Original Publication Date: 1999
Ghostwriter? Yes, Suzanne Weyn.
Mary Anne finally does it: she breaks up with Logan for real. She'd felt smothered by him, and defined by her relationship with him, thinking of herself as MaryAnneAndLogan instead of Mary Anne. Her friends and family are mostly supportive. Some are surprised since Mary Anne had been dating Logan so long, but others, like Dawn and Richard, note that Mary Anne's changed a lot lately and that she'd been less enthusiastic about Logan recently. Logan's brother and sister are less understanding, although Mary Anne is able to explain to them that she doesn't hate Logan and would like to be friends with him at some point. Some people who are more Logan's friends, like his sports teammates, seem to resent Mary Anne. Some other guys start asking Mary Anne out! (Stacey wants to set Mary Anne up with a new beau right away, too.) She's not ready to date again yet, but is flattered.
Kristy is a bit put out by everything, probably because it's yet another thing changing. She's also torn because she's friends with Logan as well as Mary Anne, and is trying to be nice to both of them. Mary Anne and Kristy have a brief fight when Mary Anne thinks Kristy isn't on her side, but Kristy is just trying not be on any side, and also confused about why Mary Anne broke up with Logan in the first place. Mary Anne realizes that Kristy isn't trying to do anything rotten, and Kristy accepts that while she might not understand Mary Anne's reasoning, Mary Anne did what she had to do.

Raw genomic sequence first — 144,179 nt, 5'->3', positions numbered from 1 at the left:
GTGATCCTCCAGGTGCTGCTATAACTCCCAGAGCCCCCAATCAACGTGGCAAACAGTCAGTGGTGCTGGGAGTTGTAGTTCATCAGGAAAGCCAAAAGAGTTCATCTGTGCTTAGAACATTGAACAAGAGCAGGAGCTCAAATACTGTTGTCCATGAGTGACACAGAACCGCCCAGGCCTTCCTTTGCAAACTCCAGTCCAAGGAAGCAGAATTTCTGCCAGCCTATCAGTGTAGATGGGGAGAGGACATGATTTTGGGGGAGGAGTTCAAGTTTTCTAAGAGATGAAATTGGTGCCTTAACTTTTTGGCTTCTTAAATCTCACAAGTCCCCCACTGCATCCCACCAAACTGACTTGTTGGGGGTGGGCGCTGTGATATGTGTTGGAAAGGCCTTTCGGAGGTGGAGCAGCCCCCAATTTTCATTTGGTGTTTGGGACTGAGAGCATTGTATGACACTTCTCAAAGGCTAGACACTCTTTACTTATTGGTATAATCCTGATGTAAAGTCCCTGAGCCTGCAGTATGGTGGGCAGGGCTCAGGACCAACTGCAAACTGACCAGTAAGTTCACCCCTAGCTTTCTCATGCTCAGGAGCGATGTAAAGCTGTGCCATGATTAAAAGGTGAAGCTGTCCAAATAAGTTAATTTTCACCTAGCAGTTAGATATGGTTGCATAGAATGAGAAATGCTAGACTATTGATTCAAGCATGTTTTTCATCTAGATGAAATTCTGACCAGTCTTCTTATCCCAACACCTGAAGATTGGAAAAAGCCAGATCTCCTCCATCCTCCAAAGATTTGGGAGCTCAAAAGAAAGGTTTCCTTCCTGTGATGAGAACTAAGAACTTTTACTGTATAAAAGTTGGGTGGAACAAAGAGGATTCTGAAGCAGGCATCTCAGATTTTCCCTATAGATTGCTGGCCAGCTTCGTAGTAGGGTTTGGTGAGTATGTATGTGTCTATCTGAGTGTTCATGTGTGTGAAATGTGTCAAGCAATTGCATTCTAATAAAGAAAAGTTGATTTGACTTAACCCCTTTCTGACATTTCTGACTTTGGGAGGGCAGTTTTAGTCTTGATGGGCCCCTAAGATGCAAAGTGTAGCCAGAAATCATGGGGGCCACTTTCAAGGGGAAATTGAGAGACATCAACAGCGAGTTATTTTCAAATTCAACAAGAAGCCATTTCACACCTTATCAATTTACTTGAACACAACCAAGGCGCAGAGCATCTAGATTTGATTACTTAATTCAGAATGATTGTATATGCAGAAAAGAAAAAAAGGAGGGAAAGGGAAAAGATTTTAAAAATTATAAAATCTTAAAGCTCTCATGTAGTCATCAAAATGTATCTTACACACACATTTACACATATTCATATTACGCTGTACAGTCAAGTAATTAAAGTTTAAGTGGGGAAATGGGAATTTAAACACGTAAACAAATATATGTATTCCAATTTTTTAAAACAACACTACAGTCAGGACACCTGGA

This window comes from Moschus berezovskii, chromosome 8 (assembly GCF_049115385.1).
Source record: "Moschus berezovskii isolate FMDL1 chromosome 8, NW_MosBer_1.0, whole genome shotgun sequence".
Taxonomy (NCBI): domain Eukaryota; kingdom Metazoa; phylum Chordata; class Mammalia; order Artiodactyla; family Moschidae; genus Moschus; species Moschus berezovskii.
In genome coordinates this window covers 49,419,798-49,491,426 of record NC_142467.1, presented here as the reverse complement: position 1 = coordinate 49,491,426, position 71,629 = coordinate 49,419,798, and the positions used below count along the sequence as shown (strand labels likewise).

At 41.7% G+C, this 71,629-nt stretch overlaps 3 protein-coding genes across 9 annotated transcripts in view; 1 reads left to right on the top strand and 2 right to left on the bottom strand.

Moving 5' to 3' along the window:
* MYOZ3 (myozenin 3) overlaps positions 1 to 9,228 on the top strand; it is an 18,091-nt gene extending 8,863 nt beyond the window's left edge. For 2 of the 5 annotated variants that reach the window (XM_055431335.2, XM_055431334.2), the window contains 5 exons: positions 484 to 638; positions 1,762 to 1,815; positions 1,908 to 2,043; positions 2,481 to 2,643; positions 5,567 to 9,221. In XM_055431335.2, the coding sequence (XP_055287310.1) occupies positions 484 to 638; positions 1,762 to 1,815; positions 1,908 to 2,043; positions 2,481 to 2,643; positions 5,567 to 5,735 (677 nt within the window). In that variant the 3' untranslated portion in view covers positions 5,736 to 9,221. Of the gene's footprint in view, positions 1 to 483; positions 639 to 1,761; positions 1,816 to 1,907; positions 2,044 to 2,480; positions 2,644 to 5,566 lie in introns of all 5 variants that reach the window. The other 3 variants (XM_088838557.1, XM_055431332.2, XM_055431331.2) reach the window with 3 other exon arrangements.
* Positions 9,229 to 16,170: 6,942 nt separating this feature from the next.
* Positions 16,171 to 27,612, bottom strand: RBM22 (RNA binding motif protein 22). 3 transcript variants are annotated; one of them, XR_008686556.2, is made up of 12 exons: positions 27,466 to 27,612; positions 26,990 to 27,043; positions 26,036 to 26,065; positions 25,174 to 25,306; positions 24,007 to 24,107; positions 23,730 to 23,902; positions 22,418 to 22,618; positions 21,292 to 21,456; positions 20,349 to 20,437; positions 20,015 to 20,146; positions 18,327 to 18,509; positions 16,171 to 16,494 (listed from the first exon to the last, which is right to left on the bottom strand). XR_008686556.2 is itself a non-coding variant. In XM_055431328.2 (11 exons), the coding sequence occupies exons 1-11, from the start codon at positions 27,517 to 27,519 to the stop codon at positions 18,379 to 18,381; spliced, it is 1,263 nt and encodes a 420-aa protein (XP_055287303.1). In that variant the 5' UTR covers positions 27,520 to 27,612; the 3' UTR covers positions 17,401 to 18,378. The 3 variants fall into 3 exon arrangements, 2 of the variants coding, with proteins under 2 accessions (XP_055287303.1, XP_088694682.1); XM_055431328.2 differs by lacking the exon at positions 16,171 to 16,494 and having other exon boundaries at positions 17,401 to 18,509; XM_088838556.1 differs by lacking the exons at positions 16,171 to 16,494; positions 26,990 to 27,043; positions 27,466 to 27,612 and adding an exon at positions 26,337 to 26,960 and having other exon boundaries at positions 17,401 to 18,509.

One night, Logan calls and offers to have Mary Anne watch a movie he's rented, as friends. They have an awkward but okay time, which prompts Logan to wonder why they can't be dating again. Mary Anne remains firm, and after talking with Dawn and Claudia, realizes that she's not sure who she is without her relationships: without her dad, without the BSC, without Logan, who is Mary Anne? Now that she has the opportunity to be on her own a bit, she's excited to find out.
Established or continued in this book:
The Girls (and Logan):
Claudia candy: Pringles and Cracker Jacks in her dresser drawer, potato chips
On the cover, Mary Anne is holding a letter from Logan. You can see parts of it in Logan's blocky, all caps writing and what I can read of it (backward, and around Mary Anne's hand and the book title) is:
"Dear Mary Anne,
I don't know how to say all the things I want to say. We've been through so much together--from the very first moment I saw you, I knew that you would be a gigantic part of my life and you have been. But now I'm not so sure about where we're going. I...you but somehow I...confused....have...spend a...time apart. I hope...understand--I...will (I..."
Claudia helps Mary Anne talk things out right after the break up, and is very sweet to Mary Anne. It's implied that she understands having to face when a relationship isn't working out because of her experience with Josh Rocker. Janine offers sympathy too.